Nepali Times
"Tremendous scope for growth in electricals"

Managing Director of the Nepal Ekarat Engineering Company, Kush Kumar Joshi talked to Nepali Times about transformers, joint ventures and exporting products in the region during this difficult period.

Nepali Times: Why transformers?
Kush Kumar Joshi:
We started business in the electrical line, constructing electrical things like transmission lines, so when we were procuring transformers we found this transformer from Thailand which was of good quality and available at a great price. The electrification ratio at that time was only seven percent, there was a huge demand in the market for transformers so we jumped right in.

Did you really need a joint venture partner? Couldn't you go it alone?
To design and manufacture a transformer is not such a big thing but the quality and experience we gained proved to be a major advantage. Also the chairman of our mother company Ekarat Thailand wanted to do something for Nepal because they were Buddhists. On one hand, there was the business opportunity and on the other, they wanted to help Nepal develop.

How does your domestic market compare with exports?
There is tremendous scope for growth for electrical components in the domestic market because only 19 percent of Nepalis have access to electricity. There is still 81 percent to tap and a huge transformer requirement exists. So far we have made 7,000 transformers. We are very competitive, technically competent and confident about exporting. We can bid in the international market, but we are focusing more on the regional market due to transportation problems. Our focus is Bhutan, Bangladesh and now, India.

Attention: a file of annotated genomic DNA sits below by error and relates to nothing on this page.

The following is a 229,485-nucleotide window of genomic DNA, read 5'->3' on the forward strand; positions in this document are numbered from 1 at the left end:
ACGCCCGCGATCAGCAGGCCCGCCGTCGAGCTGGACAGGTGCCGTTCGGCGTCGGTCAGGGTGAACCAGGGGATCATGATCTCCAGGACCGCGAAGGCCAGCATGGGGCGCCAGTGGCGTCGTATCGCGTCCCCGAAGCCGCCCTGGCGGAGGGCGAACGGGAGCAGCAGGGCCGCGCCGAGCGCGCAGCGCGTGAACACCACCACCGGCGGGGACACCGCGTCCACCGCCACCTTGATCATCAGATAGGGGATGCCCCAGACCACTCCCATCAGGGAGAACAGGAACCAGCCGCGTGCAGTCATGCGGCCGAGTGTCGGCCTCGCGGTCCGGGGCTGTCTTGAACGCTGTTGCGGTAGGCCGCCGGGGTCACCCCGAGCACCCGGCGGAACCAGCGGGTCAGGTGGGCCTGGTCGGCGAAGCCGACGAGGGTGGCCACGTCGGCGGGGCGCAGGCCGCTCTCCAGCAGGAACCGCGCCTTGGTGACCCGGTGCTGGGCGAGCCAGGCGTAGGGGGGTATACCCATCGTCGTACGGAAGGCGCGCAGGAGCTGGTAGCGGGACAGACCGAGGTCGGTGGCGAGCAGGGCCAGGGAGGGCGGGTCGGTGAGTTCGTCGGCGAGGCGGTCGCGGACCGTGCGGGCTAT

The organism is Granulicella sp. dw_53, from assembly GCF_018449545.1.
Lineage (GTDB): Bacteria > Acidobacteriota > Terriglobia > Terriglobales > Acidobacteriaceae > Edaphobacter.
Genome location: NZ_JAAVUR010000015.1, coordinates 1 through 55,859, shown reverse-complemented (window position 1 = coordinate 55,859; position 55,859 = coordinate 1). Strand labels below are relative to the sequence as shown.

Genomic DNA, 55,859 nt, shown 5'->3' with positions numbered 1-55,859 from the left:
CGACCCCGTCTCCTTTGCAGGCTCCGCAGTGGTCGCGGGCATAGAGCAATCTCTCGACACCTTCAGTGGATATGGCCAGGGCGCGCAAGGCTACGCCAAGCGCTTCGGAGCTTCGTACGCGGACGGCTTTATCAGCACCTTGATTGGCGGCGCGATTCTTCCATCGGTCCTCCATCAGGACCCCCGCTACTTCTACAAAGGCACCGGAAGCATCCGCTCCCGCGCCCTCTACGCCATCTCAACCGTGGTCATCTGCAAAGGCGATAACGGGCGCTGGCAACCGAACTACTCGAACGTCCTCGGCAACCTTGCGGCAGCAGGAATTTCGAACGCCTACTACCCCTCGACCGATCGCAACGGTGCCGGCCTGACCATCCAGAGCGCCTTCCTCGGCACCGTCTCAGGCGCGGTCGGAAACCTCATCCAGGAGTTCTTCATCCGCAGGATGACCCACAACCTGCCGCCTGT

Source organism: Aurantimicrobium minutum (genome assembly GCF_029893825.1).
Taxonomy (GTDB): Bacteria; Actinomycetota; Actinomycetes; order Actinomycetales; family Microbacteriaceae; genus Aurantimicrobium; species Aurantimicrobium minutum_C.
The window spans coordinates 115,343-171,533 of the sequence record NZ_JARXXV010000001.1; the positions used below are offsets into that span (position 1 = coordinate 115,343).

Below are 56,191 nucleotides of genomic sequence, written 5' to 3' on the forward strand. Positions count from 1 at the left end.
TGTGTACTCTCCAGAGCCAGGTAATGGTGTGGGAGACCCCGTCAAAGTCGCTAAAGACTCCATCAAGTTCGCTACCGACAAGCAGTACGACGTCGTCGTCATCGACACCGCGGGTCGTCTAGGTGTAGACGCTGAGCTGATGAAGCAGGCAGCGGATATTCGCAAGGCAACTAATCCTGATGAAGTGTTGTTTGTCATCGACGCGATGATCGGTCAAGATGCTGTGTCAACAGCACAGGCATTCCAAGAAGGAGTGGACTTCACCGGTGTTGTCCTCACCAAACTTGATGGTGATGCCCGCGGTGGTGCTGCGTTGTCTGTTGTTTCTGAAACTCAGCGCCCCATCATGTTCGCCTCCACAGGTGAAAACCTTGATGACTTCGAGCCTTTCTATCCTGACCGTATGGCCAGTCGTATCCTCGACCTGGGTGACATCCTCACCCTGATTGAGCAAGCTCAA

How important was your breakthrough in bagging the Bhutan order?
The Bhutan order was very important for us. Their interest was not only the price but also quality and this boosts our reputation. There were restrictions on commercial transactions between Bhutan and Nepal because of the currency but that hurdle was crossed with the help of both governments, which allowed us to deal in Indian currency instead of dollars. It was good for business and the economies of both Nepal and Bhutan. This has opened the door for trade between Bhutan and Nepal. It is a milestone.

How has the political situation affected your business?
We were receiving a lot of inquiries for big numbers of transformers from both India and Bangladesh but we chose Bhutan because it was a small order. We are living in uncertain times with bandas and blockades. Our factory is in Hetauda and for the past three years, the curfew there has prevented us from working after 7PM. We can't operate our factory at full capacity even if we had an order. If we had more orders and weren't able to fulfil them, it would create problems with new customers and our reliability would be questioned. If there was political stability the business would be growing much faster and perhaps we would also have diversified into more sophisticated electrical components.

(11 JAN 2013 - 17 JAN 2013)